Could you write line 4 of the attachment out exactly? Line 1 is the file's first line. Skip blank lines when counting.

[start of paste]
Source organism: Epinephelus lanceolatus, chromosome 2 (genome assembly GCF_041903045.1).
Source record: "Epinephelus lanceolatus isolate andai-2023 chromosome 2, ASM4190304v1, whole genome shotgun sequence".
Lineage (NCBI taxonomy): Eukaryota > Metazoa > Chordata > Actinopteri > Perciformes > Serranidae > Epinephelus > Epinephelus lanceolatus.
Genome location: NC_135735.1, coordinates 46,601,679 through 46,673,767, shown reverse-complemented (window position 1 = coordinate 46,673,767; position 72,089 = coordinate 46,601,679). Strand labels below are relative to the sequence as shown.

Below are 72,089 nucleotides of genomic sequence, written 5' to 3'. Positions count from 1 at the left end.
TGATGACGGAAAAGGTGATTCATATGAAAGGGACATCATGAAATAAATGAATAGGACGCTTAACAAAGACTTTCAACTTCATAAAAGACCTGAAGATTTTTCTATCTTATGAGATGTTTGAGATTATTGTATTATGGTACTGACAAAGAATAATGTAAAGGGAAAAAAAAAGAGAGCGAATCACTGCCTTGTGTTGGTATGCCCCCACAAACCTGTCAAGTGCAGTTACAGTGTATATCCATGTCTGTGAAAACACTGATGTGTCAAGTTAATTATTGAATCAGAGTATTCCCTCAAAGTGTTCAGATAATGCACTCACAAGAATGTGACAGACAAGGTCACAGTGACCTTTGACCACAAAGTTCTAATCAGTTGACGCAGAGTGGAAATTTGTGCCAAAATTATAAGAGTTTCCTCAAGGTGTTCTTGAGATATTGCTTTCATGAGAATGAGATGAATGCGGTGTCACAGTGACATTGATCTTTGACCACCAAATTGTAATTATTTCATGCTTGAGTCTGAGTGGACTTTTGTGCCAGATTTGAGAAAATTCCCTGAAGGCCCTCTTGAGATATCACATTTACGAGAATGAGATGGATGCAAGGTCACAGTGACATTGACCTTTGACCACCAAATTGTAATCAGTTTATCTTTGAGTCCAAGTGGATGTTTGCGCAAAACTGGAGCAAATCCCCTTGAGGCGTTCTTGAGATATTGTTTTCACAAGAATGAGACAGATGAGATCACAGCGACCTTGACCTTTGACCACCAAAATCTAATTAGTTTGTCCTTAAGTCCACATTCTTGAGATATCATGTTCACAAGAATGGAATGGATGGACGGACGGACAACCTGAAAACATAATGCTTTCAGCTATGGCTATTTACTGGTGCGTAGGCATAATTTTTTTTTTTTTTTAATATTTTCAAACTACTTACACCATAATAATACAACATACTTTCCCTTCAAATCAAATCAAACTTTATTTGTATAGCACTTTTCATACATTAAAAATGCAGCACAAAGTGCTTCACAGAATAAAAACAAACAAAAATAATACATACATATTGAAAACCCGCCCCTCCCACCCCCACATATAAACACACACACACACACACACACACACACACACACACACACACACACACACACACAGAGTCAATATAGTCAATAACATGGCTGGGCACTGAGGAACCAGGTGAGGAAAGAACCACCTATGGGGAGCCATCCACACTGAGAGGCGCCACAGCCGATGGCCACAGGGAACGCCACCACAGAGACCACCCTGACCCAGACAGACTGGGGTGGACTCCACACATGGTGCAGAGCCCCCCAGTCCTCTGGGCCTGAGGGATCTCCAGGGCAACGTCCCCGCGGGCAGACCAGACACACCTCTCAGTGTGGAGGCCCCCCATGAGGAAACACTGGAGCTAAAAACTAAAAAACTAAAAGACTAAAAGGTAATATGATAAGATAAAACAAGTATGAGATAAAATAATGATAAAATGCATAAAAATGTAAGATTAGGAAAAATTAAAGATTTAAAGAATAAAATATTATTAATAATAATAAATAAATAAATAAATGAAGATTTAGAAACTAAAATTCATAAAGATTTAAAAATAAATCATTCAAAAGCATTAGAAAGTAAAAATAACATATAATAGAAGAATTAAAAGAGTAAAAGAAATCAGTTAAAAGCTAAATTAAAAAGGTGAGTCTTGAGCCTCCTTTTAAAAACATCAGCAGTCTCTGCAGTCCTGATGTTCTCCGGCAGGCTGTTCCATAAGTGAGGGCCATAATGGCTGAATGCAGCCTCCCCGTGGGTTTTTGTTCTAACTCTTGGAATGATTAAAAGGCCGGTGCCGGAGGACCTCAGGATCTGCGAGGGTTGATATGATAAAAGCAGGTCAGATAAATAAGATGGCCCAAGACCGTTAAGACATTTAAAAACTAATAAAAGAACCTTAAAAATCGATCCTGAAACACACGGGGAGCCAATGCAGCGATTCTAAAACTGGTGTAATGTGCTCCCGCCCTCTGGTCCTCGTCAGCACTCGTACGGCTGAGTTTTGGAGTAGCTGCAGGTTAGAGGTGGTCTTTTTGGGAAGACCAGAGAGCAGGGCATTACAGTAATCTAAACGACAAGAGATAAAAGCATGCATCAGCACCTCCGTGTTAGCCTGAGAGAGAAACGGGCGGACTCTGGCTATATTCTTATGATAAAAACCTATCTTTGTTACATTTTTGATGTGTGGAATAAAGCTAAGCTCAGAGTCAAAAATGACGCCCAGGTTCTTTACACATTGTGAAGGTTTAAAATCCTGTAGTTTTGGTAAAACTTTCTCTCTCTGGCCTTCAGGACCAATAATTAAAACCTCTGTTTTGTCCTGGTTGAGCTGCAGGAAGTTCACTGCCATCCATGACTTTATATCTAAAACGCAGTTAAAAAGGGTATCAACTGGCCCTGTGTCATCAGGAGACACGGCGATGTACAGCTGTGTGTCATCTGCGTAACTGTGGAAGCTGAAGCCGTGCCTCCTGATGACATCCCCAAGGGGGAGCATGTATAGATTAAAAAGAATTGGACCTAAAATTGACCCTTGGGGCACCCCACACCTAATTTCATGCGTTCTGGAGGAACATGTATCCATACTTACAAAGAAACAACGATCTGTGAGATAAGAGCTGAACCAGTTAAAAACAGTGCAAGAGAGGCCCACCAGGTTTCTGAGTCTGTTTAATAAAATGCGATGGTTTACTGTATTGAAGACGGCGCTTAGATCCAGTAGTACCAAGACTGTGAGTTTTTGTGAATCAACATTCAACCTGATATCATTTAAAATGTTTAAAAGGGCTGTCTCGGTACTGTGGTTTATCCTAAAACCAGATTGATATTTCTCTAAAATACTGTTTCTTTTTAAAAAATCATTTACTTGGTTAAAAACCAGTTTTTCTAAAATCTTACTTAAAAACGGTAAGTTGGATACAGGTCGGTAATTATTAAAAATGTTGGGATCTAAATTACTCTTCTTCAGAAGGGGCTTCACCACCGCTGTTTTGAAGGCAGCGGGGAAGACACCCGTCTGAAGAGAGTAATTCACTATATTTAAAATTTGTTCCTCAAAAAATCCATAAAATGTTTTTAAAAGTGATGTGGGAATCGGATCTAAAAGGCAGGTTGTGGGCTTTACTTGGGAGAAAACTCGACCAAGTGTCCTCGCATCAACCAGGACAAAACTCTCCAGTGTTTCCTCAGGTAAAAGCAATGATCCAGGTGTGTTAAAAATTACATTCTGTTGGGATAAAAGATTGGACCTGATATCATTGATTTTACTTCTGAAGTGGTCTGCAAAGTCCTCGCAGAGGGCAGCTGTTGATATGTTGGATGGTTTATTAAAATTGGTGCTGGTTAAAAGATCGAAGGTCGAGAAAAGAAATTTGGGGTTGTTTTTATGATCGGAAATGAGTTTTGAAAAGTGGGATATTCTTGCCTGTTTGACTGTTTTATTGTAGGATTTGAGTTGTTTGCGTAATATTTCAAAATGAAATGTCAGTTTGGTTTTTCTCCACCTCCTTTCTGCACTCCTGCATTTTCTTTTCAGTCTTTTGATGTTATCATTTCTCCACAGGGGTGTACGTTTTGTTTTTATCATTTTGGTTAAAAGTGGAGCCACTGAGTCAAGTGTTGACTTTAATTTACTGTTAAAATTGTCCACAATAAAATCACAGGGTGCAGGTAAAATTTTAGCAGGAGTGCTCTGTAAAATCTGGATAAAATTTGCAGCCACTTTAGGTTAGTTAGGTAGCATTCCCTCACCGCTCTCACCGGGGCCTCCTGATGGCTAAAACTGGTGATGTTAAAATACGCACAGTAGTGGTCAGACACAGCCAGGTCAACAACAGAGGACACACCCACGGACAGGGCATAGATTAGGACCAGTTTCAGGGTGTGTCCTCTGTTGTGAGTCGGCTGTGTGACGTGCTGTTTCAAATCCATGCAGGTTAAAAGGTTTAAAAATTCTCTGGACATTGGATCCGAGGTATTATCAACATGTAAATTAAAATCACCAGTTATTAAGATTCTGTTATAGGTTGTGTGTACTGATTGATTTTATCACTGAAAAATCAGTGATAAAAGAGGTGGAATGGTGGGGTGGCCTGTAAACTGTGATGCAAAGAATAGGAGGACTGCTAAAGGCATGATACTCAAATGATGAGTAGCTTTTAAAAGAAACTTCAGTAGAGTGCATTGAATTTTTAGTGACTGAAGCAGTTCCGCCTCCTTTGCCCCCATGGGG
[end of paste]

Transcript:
Genome location: NC_135735.1, coordinates 46,601,679 through 46,673,767, shown reverse-complemented (window position 1 = coordinate 46,673,767; position 72,089 = coordinate 46,601,679). Strand labels below are relative to the sequence as shown.